Vince Russo – “Watching AEW Was A Massive Waste Of My Time”

Vince Russo -

Vince Russo spoke on the July 18th episode of Chris Van Vliet’s podcast, Insight about current pro wrestling and said that watching AEW was a massive waste of his time.

Russo was the guest on Vliet’s podcast on July 18th where he discussed many topics, such as how he is no longer a fan of wrestling because of how different the wrestling product is now compared to when he was a fan. Russo claims that there has been a shift in recent years, putting more emphasis on in-ring action compared to the characters and storylines.

He compared the current product to the product of the time when he was writing television for WWE, saying that “wrestling matches don’t draw in the casual fan” and that’s why he did “Crash TV”, where matches only lasted a few minutes and then quickly moved onto the next segment.

Russo also mentioned that he doesn’t watch any of the AEW product anymore and that he only reads the news headlines to keep up to date on what’s happening. Russo said that he did watch AEW for the first year and a half and had this to say on the podcast:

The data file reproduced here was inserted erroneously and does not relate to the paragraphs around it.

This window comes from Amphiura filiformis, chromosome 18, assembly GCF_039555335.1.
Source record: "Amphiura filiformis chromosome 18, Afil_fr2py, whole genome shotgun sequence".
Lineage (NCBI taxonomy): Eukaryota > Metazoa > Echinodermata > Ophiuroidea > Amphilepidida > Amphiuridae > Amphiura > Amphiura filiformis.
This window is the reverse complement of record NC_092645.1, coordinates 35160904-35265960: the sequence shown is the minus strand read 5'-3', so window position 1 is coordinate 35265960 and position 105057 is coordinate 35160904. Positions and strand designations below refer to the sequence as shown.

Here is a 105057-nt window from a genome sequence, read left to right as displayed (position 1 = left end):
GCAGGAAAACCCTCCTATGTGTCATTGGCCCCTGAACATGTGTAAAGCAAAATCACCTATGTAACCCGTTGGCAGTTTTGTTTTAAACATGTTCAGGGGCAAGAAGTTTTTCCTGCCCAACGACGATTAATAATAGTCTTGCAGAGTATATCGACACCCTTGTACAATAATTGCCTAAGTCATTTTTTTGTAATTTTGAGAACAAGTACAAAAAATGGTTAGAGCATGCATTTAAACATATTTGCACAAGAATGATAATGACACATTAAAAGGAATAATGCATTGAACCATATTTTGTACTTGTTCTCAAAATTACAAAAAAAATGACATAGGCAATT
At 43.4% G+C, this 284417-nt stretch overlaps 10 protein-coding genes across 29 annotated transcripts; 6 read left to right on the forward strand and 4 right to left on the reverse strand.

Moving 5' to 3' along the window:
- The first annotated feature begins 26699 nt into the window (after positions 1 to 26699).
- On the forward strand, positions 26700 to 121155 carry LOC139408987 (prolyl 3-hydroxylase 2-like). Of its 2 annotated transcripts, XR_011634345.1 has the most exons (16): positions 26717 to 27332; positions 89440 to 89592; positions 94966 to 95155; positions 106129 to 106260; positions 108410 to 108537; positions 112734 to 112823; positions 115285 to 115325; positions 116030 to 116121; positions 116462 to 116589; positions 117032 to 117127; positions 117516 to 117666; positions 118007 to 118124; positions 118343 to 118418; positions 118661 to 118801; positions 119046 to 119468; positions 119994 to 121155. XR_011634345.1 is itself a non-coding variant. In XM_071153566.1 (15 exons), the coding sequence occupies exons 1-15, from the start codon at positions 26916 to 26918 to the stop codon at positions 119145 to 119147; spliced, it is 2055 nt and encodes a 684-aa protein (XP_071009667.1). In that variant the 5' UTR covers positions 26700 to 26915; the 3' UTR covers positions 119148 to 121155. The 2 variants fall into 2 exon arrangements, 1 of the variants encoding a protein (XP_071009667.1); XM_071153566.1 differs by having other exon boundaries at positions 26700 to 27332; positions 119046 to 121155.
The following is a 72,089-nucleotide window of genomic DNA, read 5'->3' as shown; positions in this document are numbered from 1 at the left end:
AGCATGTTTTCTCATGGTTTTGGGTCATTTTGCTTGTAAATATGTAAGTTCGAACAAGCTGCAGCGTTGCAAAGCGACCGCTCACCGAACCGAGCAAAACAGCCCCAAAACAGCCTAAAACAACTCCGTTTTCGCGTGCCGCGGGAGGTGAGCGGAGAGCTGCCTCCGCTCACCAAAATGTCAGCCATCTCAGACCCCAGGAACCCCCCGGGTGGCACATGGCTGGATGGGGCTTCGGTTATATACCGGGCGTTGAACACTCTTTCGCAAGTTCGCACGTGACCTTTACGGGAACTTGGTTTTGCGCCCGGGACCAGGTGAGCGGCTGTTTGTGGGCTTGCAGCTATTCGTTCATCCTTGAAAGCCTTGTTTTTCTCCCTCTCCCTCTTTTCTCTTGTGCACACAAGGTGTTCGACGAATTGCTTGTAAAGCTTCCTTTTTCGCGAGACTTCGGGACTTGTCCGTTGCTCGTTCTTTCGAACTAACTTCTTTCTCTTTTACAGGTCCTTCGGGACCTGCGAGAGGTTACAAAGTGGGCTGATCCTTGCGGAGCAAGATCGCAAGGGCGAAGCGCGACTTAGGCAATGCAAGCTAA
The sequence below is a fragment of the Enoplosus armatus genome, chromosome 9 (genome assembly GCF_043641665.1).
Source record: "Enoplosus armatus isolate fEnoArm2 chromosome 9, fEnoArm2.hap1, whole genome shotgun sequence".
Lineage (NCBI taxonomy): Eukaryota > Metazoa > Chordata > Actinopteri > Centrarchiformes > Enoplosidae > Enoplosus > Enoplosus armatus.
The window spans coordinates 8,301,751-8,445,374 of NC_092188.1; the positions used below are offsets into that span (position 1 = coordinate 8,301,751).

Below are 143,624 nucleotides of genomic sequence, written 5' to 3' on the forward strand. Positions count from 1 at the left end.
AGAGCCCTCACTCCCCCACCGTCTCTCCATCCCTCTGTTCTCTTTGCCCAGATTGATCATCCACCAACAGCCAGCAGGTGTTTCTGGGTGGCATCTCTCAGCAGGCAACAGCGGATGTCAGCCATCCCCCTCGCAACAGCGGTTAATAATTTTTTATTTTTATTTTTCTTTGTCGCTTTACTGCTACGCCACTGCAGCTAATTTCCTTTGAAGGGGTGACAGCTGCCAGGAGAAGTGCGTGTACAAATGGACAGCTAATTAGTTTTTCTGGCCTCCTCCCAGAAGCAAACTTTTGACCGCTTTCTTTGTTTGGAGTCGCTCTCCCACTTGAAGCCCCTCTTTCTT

I watched AEW, the first year and a half. And it was a massive, massive waste of my time. And I basically said when I turn 60 I’m not watching this anymore, this is a total waste of my time. At 60 years old, I’m closer to the end in the beginning. My time is very valuable, and this is just not worthy of my time.

What Is Vince Russo’s History In Wrestling?

Vince Russo has had a career in professional wrestling since 1992 when he was hired as a freelance writer for WWF Magazine after he wrote a letter to Vince McMahon’s wife and former president and CEO of the WWE Linda McMahon.

Russo joined WWE’s creative team in 1996 when ratings for Raw were struggling to compete against WCW’s Monday Nitro. Vince McMahon tasked Russo with making changes to the television product in order to increase ratings, Russo took inspiration from shows like The Jerry Springer Show and introduced a more edgy style to the show.

This move to a more controversial style proved to be a massive success and Russo was promoted to head writer in 1997 and wrote Raw as well as the monthly PPVs, with the angles Russo created WWE surpassed WCW in the ratings and started what became known as the Attitude Era.

Russo left the WWE in 1999 for WCW where he tried to replicate his “Crash TV” style, but it proved to be unsuccessful as the company closed and was bought out by WWE in 2001.

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